How do you sign off your emails?

February 22, 2017 § Leave a comment

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I’ve said it before but I’m saying it again because I still don’t know the answer: Do you have a standard sign-off for emails or do you vary it for each recipient?

I would guess that most of us throw out the rules if we’re emailing friends or clients we know well but what’s a good standard sign-off for anybody who falls into a more formal group. I don’t really have a ‘standard sign-off’ and am always finding reason to tailor it.

What I mean by that is that I’ll write the email in a way that Many thanks makes sense as a finishing phrase or Speak soon because both of those seem friendlier than many of the alternatives. I’ll take you through them as I see them:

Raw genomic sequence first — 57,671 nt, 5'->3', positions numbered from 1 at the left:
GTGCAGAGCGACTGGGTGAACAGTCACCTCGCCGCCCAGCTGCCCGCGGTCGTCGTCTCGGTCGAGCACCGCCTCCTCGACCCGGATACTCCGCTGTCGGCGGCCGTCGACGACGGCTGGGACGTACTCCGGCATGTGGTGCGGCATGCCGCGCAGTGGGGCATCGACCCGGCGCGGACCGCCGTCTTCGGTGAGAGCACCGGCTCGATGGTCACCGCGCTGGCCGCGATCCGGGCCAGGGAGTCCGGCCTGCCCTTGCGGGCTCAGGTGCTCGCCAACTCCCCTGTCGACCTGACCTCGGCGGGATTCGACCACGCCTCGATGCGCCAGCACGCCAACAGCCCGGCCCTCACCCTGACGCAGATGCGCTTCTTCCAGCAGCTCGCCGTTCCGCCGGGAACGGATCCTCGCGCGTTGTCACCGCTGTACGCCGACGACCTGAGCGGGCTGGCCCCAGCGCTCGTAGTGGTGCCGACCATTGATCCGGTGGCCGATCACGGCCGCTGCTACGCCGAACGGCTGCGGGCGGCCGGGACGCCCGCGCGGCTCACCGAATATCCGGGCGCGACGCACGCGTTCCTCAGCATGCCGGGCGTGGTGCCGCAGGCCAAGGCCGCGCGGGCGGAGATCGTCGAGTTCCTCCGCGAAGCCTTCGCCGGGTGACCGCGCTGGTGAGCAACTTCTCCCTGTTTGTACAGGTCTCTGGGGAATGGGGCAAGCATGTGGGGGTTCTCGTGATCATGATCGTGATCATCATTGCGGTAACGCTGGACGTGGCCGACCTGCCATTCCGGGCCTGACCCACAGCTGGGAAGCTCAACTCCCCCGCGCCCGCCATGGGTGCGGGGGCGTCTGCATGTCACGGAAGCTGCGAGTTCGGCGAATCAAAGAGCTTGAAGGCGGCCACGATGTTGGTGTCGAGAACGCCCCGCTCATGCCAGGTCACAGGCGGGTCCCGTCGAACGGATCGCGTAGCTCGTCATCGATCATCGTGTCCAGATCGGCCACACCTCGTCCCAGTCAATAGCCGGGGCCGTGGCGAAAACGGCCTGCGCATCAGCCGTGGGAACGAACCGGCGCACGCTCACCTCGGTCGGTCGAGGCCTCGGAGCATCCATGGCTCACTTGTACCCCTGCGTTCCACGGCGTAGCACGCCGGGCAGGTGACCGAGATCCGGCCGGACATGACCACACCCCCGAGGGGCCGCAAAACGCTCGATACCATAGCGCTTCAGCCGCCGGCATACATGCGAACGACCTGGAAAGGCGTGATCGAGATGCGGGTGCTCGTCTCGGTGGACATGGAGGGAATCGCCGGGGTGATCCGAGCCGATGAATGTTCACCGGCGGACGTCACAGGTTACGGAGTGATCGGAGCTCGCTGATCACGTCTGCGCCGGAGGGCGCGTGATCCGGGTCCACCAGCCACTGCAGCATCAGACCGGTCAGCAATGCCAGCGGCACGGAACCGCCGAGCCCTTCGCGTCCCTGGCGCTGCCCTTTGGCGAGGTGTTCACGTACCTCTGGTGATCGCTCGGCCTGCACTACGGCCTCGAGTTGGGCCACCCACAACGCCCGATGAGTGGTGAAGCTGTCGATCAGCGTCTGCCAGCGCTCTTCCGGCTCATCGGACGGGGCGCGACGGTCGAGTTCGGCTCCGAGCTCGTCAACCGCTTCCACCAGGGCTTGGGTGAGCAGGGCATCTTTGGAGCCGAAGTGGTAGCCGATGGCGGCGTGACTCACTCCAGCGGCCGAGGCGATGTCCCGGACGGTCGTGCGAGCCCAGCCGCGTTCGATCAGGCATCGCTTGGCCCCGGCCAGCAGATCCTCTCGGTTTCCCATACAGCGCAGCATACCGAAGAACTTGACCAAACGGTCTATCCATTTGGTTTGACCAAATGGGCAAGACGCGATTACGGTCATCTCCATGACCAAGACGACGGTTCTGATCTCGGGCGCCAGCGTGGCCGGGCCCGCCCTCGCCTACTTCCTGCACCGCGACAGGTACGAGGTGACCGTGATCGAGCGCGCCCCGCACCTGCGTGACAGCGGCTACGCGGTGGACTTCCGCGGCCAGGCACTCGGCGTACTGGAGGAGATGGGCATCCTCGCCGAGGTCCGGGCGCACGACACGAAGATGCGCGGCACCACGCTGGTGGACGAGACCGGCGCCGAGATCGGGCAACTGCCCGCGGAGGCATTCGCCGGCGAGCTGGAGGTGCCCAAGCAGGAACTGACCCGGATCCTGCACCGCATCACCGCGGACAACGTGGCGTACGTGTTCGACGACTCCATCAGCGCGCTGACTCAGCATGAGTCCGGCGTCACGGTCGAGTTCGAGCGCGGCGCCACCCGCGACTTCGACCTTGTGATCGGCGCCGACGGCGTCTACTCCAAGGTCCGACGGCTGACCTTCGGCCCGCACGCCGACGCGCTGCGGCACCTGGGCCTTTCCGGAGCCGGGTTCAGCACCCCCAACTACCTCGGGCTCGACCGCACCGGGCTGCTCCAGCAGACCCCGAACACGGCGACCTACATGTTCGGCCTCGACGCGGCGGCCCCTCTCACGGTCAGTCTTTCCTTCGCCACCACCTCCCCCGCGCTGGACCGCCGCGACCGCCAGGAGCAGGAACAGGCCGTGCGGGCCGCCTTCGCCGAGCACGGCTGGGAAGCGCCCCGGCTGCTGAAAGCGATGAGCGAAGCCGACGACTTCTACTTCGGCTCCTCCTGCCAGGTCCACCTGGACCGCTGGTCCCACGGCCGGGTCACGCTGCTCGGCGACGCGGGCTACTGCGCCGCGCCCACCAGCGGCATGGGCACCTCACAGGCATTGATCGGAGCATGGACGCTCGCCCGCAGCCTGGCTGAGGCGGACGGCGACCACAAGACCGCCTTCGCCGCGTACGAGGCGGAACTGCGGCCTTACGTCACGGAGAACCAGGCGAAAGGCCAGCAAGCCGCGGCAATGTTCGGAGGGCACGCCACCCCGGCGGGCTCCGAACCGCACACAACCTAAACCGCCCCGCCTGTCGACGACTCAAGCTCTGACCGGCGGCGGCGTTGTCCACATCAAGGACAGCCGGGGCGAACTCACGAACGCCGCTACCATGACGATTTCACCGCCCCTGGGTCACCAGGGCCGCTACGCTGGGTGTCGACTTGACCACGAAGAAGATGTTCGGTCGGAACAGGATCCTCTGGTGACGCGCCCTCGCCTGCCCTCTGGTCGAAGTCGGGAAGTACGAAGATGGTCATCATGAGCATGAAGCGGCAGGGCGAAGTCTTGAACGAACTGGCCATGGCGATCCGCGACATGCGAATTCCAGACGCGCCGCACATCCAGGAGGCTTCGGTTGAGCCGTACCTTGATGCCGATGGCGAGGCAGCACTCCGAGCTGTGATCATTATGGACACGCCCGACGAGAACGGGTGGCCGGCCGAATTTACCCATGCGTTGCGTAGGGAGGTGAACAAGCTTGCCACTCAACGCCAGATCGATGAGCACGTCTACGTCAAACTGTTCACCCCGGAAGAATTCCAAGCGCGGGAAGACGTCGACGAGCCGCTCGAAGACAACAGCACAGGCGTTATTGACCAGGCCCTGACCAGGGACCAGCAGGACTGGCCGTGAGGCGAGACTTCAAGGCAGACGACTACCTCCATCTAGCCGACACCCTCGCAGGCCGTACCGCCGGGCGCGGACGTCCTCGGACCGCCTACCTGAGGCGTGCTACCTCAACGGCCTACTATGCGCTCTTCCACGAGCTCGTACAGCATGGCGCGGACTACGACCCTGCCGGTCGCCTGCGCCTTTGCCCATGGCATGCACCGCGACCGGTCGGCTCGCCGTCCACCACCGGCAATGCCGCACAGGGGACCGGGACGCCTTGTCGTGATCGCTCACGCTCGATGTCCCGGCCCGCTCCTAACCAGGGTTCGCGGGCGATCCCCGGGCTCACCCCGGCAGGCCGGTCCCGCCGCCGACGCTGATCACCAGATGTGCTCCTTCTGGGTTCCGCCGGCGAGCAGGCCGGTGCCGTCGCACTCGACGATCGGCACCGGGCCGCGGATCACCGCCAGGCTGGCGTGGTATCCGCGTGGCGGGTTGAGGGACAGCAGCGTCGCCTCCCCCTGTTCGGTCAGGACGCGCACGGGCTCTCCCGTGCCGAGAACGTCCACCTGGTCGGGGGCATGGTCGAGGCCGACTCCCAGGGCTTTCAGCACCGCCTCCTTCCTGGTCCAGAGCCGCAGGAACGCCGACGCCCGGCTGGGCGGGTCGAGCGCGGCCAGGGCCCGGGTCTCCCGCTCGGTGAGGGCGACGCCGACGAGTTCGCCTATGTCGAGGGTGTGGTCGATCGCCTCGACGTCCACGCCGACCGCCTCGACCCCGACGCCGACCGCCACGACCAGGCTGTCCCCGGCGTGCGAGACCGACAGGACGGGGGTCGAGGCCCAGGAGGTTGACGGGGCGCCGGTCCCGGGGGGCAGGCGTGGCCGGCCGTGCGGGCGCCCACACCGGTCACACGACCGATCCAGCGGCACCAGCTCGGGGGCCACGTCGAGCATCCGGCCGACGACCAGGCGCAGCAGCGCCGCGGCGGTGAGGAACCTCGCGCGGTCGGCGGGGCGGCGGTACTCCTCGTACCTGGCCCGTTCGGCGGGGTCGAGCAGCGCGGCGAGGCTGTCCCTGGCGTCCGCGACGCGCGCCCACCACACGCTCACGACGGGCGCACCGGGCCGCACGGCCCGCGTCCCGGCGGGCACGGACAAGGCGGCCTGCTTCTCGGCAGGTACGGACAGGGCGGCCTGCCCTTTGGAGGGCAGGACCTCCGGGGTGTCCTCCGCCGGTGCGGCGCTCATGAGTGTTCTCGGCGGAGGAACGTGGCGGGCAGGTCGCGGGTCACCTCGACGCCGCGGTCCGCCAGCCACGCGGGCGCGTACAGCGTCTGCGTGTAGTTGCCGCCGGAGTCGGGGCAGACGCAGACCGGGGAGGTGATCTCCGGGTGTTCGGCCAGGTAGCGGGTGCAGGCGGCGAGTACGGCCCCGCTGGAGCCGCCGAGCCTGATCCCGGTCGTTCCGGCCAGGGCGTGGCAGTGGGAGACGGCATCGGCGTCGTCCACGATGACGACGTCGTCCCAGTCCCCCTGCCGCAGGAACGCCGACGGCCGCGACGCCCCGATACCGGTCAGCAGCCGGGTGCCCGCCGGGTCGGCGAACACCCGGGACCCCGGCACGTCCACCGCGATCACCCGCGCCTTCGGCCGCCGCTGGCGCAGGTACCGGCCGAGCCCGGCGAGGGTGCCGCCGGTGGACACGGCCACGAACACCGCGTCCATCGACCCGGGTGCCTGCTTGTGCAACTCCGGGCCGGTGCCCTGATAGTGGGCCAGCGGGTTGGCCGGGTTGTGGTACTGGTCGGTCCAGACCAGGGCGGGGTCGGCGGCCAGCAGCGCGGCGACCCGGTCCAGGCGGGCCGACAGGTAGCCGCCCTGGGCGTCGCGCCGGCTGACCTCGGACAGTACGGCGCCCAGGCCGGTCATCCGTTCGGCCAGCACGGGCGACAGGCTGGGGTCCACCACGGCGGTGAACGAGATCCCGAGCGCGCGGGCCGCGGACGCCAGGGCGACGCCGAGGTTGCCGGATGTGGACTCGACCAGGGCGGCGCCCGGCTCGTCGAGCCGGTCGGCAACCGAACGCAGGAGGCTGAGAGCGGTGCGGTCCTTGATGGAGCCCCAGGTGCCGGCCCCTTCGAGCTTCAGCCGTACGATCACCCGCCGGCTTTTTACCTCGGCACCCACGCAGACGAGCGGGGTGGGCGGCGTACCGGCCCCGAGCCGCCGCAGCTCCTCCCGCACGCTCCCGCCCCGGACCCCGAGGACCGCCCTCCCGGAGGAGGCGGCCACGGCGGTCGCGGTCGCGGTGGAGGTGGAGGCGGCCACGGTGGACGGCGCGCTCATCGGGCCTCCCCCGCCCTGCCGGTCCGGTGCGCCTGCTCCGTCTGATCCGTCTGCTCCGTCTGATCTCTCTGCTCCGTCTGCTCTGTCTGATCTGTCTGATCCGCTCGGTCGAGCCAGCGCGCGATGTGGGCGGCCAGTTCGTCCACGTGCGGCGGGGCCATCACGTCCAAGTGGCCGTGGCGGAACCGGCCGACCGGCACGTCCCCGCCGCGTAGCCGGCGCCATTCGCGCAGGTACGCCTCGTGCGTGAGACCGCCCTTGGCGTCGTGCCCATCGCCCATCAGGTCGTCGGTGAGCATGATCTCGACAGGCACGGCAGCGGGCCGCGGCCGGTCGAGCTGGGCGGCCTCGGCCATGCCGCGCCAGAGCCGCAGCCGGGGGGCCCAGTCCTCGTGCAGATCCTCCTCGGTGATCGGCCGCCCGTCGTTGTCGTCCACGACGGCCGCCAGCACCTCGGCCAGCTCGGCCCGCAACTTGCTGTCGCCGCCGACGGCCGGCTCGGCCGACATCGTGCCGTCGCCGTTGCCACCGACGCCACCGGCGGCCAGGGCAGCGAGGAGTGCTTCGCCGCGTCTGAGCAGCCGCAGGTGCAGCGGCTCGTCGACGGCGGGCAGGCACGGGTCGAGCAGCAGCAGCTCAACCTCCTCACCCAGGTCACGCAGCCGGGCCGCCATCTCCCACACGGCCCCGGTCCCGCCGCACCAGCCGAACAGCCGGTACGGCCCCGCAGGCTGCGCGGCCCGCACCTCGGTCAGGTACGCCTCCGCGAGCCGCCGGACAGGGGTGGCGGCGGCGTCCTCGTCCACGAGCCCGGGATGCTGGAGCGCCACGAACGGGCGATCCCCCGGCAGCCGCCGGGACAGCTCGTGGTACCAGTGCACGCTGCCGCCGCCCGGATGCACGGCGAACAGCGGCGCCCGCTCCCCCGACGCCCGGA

Very best wishes – It sounds a bit over-sincere, I’ve decided;

Best wishes – alright but a bit stiff;

Best – manly (I can’t really explain why I’m giving it a gender but I said this was how I saw it);

All the best – old-fashioned and somehow too ‘old’ to be coming from someone of my age;

Kind regards – I’m not sure it’s ‘me’;

Warm regards – twee;

Regards – to the point. I feel fine when I receive a ‘Regards’  but signing off with one doesn’t come naturally;

Sincerely – not right for an email, not right for anything anymore – too formal;

Yours – same problem as ‘Sincerely’;

Sincerely yours  twice the problem of ‘Sincerely’ and ‘Yours’;

Take care – I like this, both for friends and for clients I know well. It’s not too personal but it’s friendly;